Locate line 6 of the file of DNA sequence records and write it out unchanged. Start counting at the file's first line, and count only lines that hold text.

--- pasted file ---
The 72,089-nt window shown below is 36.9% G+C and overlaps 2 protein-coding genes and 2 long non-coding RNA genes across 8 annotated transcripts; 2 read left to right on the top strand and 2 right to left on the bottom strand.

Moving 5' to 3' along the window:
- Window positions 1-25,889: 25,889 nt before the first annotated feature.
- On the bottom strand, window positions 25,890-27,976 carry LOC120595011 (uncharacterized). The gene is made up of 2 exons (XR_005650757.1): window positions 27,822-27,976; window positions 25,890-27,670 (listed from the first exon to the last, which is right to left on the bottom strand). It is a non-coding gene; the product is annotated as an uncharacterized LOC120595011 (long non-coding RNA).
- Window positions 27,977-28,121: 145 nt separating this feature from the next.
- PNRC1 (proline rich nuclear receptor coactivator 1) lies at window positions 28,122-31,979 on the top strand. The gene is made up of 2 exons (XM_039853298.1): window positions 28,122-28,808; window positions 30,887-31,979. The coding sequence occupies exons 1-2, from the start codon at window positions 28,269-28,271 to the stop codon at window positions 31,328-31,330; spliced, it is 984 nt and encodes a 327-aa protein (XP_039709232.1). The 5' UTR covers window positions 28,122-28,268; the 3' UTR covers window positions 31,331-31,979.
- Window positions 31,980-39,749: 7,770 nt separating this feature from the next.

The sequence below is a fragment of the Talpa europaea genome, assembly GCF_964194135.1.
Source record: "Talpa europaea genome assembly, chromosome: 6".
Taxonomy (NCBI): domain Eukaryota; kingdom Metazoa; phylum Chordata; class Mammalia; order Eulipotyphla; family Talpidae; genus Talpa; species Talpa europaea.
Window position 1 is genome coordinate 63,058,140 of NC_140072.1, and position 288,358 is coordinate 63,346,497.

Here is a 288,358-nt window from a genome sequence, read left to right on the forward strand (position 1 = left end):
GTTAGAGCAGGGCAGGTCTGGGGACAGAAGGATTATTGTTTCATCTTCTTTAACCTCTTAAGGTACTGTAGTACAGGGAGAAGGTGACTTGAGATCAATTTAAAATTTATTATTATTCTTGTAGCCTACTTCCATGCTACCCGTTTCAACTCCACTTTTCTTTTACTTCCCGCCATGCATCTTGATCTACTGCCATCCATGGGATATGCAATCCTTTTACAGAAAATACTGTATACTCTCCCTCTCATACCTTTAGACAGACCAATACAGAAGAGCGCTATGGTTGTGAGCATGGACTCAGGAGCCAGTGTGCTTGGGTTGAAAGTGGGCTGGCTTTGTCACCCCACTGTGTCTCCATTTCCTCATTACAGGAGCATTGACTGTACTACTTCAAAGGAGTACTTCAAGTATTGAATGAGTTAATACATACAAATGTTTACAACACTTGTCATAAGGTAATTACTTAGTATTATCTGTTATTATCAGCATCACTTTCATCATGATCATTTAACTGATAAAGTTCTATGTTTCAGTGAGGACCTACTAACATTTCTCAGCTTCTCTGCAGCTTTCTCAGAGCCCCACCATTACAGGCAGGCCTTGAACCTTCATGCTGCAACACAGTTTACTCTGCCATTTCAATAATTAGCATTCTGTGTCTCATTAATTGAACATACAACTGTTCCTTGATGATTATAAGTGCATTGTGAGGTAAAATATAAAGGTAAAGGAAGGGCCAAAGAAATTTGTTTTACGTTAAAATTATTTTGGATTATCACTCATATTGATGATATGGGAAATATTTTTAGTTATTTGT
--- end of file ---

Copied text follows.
- PNRC1 (proline rich nuclear receptor coactivator 1) lies at window positions 28,122-31,979 on the top strand. The gene is made up of 2 exons (XM_039853298.1): window positions 28,122-28,808; window positions 30,887-31,979. The coding sequence occupies exons 1-2, from the start codon at window positions 28,269-28,271 to the stop codon at window positions 31,328-31,330; spliced, it is 984 nt and encodes a 327-aa protein (XP_039709232.1). The 5' UTR covers window positions 28,122-28,268; the 3' UTR covers window positions 31,331-31,979.